195. 195.

    Krupovic, M., Kuhn, J. H. & Fischer, M. G. A classification system for virophages and satellite viruses. Arch. Virol. 161, 233–247 (2016).

  196. 196.

    Rao, A. L. & Kalantidis, K. Virus-associated small satellite RNAs and viroids display similarities in their replication strategies. Virology 479–480, 627–636 (2015).

  197. 197.

    Palukaitis, P. What has been happening with viroids? Virus Genes 49, 175–184 (2014).

  198. 198.

    Bekliz, M., Colson, P. & La Scola, B. The expanding family of virophages. Viruses 8, 317 (2016).

  199. 199.

    La Scola, B. et al. The virophage as a unique parasite of the giant mimivirus. Nature 455, 100–104 (2008).

  200. 200.

    Roux, S. et al. Ecogenomics of virophages and their giant virus hosts assessed through time series metagenomics. Nat. Commun. 8, 858 (2017).

  201. 201.

    Born, D. et al. Capsid protein structure, self-assembly, and processing reveal morphogenesis of the marine virophage mavirus. Proc. Natl Acad. Sci. USA 115, 7332–7337 (2018).

  202. 202.

    Gong, D. et al. Virus-Like Vesicles of Kaposi’s Sarcoma-Associated Herpesvirus Activate Lytic Replication by Triggering Differentiation Signaling. J. Virol. 91, e00362-17 (2017).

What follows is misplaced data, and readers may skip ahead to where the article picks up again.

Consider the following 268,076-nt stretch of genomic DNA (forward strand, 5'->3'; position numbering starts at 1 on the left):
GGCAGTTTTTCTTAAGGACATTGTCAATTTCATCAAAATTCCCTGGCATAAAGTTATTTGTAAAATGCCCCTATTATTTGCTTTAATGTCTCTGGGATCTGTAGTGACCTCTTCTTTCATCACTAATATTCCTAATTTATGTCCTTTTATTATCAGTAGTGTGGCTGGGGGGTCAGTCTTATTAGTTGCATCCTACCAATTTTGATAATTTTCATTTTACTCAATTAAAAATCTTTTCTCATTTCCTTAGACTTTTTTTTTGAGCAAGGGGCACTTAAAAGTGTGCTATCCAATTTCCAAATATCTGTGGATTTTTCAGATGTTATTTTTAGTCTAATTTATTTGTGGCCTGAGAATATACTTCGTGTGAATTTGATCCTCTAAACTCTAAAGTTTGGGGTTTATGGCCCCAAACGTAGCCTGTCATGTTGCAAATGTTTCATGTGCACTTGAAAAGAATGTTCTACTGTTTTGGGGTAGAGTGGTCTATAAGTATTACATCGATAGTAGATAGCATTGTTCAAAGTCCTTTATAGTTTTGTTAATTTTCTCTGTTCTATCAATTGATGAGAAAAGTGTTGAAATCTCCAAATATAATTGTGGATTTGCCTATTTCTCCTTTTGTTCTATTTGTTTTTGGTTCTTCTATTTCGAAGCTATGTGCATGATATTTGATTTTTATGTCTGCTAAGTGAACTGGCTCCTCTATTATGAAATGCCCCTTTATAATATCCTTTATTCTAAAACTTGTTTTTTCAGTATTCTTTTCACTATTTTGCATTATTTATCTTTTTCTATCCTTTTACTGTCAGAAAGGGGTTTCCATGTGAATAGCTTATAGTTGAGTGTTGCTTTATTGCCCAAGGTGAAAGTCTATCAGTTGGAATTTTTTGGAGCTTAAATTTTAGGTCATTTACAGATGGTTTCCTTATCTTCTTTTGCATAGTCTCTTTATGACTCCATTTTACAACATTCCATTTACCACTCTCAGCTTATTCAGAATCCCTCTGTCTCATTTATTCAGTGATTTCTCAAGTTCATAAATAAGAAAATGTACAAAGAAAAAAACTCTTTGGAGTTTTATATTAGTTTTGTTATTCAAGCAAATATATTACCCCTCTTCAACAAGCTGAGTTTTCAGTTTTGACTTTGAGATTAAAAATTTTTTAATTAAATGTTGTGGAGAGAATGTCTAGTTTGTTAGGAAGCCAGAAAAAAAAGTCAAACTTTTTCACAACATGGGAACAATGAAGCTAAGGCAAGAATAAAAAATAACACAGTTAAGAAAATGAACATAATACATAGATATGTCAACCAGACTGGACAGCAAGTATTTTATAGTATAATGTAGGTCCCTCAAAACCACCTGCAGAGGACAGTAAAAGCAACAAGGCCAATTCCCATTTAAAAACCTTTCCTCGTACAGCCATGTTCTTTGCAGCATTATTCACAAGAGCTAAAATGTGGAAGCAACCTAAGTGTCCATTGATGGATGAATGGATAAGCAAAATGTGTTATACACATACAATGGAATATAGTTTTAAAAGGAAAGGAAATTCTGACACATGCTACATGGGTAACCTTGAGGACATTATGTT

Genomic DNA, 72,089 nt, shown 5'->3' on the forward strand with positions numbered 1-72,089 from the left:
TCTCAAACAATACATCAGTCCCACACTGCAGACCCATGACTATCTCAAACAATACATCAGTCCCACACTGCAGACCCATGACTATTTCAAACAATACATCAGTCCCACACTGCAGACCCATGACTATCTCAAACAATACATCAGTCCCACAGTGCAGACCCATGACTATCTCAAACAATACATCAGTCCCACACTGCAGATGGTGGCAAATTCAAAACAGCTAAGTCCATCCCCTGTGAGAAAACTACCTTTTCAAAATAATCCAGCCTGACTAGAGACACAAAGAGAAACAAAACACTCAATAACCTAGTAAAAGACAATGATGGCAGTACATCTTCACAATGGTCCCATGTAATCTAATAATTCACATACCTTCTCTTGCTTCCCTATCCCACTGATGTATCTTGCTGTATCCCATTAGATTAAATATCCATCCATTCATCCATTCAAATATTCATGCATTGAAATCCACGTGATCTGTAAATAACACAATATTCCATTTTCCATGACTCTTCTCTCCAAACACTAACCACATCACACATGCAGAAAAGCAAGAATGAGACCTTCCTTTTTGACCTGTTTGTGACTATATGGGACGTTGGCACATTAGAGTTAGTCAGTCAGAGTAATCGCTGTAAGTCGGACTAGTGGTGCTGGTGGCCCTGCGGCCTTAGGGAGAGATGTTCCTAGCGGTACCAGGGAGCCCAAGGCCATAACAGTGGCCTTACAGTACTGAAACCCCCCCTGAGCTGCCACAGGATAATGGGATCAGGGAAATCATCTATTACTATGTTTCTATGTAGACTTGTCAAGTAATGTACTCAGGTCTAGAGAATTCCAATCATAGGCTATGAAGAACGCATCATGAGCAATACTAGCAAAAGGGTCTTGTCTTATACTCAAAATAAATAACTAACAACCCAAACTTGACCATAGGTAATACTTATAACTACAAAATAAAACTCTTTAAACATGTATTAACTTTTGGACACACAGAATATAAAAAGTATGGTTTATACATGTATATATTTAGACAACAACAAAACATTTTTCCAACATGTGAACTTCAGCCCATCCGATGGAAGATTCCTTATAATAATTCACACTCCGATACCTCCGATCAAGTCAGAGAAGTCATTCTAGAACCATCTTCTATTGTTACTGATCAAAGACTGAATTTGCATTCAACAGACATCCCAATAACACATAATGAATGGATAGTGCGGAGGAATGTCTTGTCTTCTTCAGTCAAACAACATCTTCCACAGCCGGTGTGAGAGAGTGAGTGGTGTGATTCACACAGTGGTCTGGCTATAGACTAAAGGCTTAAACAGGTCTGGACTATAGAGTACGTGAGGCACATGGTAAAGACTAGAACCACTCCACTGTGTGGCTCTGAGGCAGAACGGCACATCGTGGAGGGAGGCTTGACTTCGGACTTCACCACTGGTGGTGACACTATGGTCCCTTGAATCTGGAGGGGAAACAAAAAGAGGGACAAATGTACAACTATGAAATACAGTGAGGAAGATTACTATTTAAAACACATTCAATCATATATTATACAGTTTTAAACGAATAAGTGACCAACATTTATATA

203. 203.

    Gastaminza, P. et al. Ultrastructural and biophysical characterization of hepatitis C virus particles produced in cell culture. J. Virol. 84, 10999–11009 (2010).

  204. 204.

    Deschamps, T. & Kalamvoki, M. Extracellular vesicles released by herpes simplex virus 1 infected cells block virus replication in recipient cells in a STING-dependent manner. J. Virol. 92, e01102-18 (2018).

Download references


This work was supported by the US National Institutes of Health National Institute of Allergy and Infectious Diseases (grants nos. NIH AI083284, AI137062 and AI134862 to C.B.L.) and the DARPA INTERCEPT program (to M.V.) managed by J. Gimlett and administered though DARPA Cooperative Agreement (grant no. HR0011-17-2-0023). In addition, this work was supported by a Fulbright US Scholar award to C.B.L. The views expressed in this article do not necessarily represent the position or the policy of the US government, and no official endorsement should be inferred.

Author information

Correspondence to Carolina B. López.

Ethics declarations

Competing interests

The authors declare no competing interests.

Additional information

Publisher’s note: Springer Nature remains neutral with regard to jurisdictional claims in published maps and institutional affiliations.

Rights and permissions

Reprints and Permissions

About this article

Verify currency and authenticity via CrossMark

Cite this article

Vignuzzi, M., López, C.B. Defective viral genomes are key drivers of the virus–host interaction. Nat Microbiol 4, 1075–1087 (2019) doi:10.1038/s41564-019-0465-y

Download citation

Further reading